- Ideally, you should use one sponge mop and bucket to wash the floor and another mop and bucket to rinse. If you use only one mop, no matter how much you wring it out, you won’t get all the detergent out of the sponge, and a dulling film will be left on your floor.
- Dip your sponge mop into the cleaning solution, and without wringing it out, spread the cleaning solution on a small area of the floor (about 3′ x 3′). Relax for a minute, and let the cleaning solution do the work for you. The detergent action will loosen a lot of the dirt and keep it suspended for easy pickup.
- Now go over the area again with the sponge mop, scrubbing hard enough to loosen the remaining dirt. If you have a mop with a nylon-scrubbing pad, you can get up hard-to-remove marks with the nylon pad.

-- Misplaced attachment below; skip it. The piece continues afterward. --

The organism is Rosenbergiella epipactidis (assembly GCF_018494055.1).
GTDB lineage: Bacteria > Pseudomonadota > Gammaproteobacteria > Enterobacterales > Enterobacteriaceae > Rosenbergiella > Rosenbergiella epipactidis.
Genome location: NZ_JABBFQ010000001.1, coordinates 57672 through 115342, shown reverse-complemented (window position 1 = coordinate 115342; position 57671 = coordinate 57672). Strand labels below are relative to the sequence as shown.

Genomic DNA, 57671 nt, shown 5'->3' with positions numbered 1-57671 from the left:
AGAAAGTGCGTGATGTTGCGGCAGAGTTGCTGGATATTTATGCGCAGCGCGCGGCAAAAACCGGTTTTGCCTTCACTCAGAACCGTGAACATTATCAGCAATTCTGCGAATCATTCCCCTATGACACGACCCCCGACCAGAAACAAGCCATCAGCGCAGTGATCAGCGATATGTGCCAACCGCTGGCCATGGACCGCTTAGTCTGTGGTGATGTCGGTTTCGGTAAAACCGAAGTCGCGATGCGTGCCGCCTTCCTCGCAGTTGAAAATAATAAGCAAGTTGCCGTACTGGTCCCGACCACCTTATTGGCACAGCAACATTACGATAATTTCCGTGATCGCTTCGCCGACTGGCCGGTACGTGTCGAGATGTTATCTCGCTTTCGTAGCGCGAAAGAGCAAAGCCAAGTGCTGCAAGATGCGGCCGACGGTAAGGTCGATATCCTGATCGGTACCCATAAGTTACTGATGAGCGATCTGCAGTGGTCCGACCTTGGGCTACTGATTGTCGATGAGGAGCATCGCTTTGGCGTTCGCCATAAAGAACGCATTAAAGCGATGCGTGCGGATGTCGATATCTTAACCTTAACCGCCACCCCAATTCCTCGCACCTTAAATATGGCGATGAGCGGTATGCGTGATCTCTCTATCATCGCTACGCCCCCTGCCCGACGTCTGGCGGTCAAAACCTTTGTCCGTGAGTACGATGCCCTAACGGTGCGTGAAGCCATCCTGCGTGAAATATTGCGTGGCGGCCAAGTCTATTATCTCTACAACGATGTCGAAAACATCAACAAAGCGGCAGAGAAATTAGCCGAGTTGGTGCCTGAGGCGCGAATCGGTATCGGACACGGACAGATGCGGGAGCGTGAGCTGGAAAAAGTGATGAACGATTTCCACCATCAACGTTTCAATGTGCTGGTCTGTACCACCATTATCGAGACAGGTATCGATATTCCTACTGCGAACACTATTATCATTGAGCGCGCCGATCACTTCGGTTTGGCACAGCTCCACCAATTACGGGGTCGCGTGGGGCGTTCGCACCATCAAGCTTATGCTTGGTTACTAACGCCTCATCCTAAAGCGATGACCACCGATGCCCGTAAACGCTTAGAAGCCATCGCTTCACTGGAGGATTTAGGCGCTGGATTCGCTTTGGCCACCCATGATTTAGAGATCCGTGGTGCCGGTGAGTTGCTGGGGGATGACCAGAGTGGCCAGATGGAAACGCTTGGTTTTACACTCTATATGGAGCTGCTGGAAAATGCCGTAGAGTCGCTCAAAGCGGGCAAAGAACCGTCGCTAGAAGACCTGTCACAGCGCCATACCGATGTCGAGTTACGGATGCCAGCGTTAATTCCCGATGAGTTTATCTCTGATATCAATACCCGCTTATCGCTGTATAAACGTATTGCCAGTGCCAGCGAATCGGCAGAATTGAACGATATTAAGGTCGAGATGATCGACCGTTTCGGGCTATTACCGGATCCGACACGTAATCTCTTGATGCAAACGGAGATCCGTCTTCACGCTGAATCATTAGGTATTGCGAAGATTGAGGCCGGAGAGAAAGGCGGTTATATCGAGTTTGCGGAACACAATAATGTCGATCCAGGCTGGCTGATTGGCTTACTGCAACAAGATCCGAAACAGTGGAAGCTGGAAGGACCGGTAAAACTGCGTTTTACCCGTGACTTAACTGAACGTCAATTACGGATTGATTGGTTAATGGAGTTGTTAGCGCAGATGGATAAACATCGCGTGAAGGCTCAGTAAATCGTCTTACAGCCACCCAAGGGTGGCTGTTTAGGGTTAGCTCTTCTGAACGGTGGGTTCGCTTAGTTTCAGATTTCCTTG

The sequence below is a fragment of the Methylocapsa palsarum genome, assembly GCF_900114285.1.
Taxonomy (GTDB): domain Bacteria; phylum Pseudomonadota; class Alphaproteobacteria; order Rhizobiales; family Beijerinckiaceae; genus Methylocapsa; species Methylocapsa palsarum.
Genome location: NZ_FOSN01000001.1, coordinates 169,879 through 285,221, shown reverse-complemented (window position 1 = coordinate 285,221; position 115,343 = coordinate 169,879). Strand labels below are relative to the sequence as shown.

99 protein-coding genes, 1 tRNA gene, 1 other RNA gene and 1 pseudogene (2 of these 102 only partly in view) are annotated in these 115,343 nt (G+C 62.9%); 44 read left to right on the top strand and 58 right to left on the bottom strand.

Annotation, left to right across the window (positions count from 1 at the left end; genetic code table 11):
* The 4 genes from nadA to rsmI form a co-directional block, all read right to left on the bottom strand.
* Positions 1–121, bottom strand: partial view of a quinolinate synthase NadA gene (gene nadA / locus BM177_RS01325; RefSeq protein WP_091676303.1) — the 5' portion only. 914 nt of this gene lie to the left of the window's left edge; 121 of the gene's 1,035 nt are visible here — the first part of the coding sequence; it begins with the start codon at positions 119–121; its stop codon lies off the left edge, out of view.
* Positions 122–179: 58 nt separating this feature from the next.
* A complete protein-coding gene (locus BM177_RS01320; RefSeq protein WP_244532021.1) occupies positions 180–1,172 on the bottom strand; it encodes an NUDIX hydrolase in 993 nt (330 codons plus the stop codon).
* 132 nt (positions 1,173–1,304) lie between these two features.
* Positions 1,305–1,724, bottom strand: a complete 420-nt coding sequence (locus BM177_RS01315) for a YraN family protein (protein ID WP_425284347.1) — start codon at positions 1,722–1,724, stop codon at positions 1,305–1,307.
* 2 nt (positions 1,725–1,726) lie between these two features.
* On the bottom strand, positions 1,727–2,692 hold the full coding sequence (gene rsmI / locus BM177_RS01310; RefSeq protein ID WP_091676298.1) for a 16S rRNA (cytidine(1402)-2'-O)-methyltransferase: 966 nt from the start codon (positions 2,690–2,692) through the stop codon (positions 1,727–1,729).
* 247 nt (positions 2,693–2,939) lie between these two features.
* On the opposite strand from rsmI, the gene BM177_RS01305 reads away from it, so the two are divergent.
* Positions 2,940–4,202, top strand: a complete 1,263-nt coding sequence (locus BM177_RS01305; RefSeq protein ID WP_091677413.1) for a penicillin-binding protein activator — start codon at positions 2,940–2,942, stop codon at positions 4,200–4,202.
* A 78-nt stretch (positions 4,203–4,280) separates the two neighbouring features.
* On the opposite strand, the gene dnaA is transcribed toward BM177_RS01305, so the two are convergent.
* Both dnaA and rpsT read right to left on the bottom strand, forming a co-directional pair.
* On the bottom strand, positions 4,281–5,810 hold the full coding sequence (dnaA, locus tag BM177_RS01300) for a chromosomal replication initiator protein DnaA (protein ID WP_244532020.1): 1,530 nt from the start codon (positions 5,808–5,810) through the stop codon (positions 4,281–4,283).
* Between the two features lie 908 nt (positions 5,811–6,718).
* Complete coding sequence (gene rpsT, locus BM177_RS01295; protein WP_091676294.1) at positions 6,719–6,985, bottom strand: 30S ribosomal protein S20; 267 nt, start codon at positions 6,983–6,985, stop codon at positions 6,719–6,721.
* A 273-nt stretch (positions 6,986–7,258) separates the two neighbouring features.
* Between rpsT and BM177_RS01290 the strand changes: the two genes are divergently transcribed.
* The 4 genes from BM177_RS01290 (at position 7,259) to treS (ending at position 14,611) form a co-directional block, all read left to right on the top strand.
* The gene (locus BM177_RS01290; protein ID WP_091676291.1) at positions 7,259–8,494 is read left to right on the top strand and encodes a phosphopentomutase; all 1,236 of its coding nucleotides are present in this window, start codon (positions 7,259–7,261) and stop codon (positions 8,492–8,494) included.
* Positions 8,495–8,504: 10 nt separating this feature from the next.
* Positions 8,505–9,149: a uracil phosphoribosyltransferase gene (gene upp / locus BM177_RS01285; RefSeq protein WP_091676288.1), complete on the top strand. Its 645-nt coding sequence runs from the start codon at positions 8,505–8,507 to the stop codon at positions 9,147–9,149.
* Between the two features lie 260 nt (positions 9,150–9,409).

- Wring out the sponge mop thoroughly, and take up the cleaning solution left on the floor.
- Take a second bucket of clean warm water and a “rinse-only” mop, and rinse thoroughly. Often, general-purpose detergent directions will say rinsing is not necessary. While this may be true on other surfaces, it’s not true on floors-any detergent left on a floor will hold tracked-in dirt and dull the surface.
- Repeat this procedure of washing and rinsing one area at a time until the whole floor is clean. Note: NEVER USE HARSH ABRASIVE CLEANSERS OR “SOFT” ABRASIVE CLEANSERS THAT WILL SCRATCH THE SURFACE.
Normal Care For High-Gloss Floors (Urethane Finishes)
If the luster diminishes, application of a high quality acrylic emulsion floor polish is recommended. Never use one-step cleaner/polishers. Never use mechanical buffing equipment, steel wool or any type of abrasive cleaner on high-gloss floors.
Normal Care For Standard-Gloss Floors (Vinyl Finishes)